Am Fam Physician. 2016;94(5):375-376
Author disclosure: No relevant financial affiliations.
A 77-year-old woman presented with a longstanding history of daily pain and stiffness in multiple joints. She reported morning stiffness in her shoulders, knees, dorsal feet, and metacarpophalangeal joints that improved with hot showers. She did not have acute attacks of pain or constitutional symptoms such as fever, chills, or weight changes.
On physical examination, she had symmetric swelling, warmth, and tenderness of the second, third, and fourth metacarpophalangeal joints. She also had bilateral irregularly shaped, nontender, firm, fixed nodules over the extensor surfaces of her elbows (Figure 1).
The answer is C: rheumatoid nodules. Rheumatoid arthritis is a symmetric polyarthritis that typically involves the small joints of the hands and feet, although any joint with a synovial lining may be affected. Classically, it begins with the gradual onset of pain and stiffness that is worse in the morning. The joints are usually affected for an hour or more, and there is improvement with activity.1 The nodules are usually found on areas exposed to chronic pressure but may occur within other organ systems, including the lung, heart, and rarely the central nervous system.
Rheumatoid nodules are the most common cutaneous finding in rheumatoid arthritis, occurring in 30% to 40% of patients with the disease.2 The exact etiology is unknown. They are composed of inflammatory cells, fibrin, and necrotic proteinaceous debris.3 Most patients with rheumatoid nodules are seropositive for rheumatoid factor and anticyclic citrullinated peptide antibodies.4 Patients with rheumatoid nodules typically have a more severe course and more rapid progression of rheumatoid arthritis than patients without nodules.5 Nodules range from 2 mm to 5 cm and are firm, usually nontender, and mobile, although they may become fixed to the underlying periosteum.6 Occasionally, nodules may be painful or large enough to limit range of motion or compress nearby nerves, necessitating treatment. Treatments include glucocorticoid injections,7 and occasionally surgical excision for recalcitrant cases.8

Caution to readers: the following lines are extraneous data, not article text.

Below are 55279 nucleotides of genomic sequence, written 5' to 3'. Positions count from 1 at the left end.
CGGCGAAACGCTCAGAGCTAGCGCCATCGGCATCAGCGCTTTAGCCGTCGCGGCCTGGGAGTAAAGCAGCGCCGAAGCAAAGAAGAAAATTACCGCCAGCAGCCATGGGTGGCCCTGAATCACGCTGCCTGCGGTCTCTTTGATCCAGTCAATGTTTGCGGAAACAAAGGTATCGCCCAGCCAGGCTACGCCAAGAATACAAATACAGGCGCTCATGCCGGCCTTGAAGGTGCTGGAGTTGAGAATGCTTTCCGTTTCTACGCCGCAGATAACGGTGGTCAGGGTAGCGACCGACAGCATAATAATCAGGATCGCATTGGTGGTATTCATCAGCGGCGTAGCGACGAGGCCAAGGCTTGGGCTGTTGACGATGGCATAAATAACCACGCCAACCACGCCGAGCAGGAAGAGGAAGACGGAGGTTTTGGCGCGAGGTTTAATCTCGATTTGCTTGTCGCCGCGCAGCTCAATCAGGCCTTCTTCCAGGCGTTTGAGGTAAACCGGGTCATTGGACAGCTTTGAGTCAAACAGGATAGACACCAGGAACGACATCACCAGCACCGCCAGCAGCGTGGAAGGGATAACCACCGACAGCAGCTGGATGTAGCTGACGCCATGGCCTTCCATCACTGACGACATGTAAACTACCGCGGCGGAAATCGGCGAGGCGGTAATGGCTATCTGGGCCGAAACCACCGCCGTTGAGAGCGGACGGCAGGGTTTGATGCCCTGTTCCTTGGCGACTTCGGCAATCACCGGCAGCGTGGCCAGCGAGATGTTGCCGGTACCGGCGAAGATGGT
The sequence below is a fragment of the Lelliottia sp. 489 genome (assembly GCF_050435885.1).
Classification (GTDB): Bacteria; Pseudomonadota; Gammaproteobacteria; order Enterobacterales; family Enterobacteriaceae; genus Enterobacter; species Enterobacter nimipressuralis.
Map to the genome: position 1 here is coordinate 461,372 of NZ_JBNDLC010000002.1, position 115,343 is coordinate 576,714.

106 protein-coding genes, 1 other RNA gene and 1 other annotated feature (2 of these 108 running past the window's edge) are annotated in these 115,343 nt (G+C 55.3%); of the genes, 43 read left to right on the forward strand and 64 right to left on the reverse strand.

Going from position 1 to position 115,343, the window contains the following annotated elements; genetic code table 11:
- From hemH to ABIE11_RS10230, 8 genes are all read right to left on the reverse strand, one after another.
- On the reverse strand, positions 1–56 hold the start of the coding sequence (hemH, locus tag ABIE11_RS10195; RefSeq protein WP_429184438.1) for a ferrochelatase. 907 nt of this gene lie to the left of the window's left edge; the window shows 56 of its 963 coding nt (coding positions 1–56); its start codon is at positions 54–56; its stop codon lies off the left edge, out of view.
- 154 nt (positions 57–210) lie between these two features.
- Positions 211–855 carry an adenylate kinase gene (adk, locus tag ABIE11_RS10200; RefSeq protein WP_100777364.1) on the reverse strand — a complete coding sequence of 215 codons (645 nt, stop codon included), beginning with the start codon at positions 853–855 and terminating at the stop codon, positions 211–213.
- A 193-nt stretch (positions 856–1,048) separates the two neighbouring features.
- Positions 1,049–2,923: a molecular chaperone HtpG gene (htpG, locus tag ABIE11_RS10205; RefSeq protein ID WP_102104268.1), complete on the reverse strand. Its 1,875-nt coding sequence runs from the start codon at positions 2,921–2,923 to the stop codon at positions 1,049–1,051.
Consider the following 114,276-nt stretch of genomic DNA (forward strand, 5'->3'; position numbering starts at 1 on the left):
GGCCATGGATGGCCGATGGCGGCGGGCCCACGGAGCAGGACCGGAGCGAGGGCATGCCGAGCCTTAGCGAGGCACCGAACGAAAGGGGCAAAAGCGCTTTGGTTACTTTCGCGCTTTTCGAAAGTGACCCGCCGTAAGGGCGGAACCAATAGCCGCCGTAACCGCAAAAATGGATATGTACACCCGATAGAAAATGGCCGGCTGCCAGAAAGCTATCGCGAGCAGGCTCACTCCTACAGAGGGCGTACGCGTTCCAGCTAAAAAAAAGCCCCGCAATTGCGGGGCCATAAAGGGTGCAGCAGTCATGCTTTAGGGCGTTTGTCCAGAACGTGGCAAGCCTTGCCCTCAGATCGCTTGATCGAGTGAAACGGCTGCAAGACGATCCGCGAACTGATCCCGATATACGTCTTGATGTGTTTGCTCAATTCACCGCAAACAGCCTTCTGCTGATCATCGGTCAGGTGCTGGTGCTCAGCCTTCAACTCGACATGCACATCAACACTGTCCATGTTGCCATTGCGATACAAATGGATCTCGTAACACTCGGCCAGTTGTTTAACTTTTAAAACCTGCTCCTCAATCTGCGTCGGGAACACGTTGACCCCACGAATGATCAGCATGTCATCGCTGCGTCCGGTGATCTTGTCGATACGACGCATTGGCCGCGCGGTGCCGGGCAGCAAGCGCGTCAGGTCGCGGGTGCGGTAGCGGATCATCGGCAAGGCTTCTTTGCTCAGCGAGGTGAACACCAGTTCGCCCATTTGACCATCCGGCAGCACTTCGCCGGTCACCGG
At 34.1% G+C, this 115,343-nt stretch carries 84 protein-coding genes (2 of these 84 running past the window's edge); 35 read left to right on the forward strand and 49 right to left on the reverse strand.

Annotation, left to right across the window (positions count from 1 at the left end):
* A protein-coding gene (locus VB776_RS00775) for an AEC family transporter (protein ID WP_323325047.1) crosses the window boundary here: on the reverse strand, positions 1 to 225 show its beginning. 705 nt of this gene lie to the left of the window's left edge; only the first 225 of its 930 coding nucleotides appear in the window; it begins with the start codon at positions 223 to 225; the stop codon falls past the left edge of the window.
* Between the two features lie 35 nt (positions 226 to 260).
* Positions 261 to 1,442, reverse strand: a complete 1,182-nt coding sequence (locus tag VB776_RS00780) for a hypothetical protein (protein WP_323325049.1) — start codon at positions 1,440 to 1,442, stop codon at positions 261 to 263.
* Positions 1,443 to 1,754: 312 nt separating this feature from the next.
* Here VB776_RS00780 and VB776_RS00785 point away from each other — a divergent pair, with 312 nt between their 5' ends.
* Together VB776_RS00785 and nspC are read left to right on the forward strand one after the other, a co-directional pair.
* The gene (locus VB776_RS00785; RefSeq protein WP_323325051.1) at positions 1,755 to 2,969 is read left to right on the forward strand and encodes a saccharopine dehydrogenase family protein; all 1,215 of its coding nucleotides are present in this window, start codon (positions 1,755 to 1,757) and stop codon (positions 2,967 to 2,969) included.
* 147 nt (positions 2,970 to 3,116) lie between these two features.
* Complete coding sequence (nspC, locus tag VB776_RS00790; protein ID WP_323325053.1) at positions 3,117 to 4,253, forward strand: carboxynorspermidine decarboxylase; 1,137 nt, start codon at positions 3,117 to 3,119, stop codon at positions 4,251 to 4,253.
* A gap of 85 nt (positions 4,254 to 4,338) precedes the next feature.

Epidermoid cysts are benign, mobile dermal growths that often contain a central punctum. They are filled with keratinaceous debris. Intact cysts may be removed by simple excision, whereas inflamed cysts may be injected with corticosteroids and excised when asymptomatic.9
Olecranon bursitis is characterized by the fluctuant collection of fluid in the olecranon bursa due to trauma, chronic pressure, overuse, or other rheumatic conditions. Signs of inflammation and tenderness depend on the acuity of the etiologic process. Unless a secondary infection is suspected, treatment consists of joint protection and compression with or without aspiration.
Tophaceous gout is considered the end-stage of monosodium urate crystal deposition. Tophi are firm, nontender nodules often with associated chronic inflammation and destructive changes in nearby tissues. Although the tophi are usually not painful, gout is typically characterized by the onset of discrete attacks of monoarticular arthritis interspersed with asymptomatic periods.
|Epidermoid cyst||Benign, mobile dermal growths that often contain a central punctum; filled with keratinaceous debris|
|Olecranon bursitis||Fluctuant collection of fluid in the olecranon bursa due to trauma, chronic pressure, overuse, or other rheumatic conditions|
|Rheumatoid nodule||Firm, nontender, mobile or fixed nodule that develops over pressure points as an extra-articular manifestation of rheumatoid arthritis|
|Tophaceous gout||Firm, nontender nodule caused by the repeated deposition of monosodium urate crystals in soft tissues|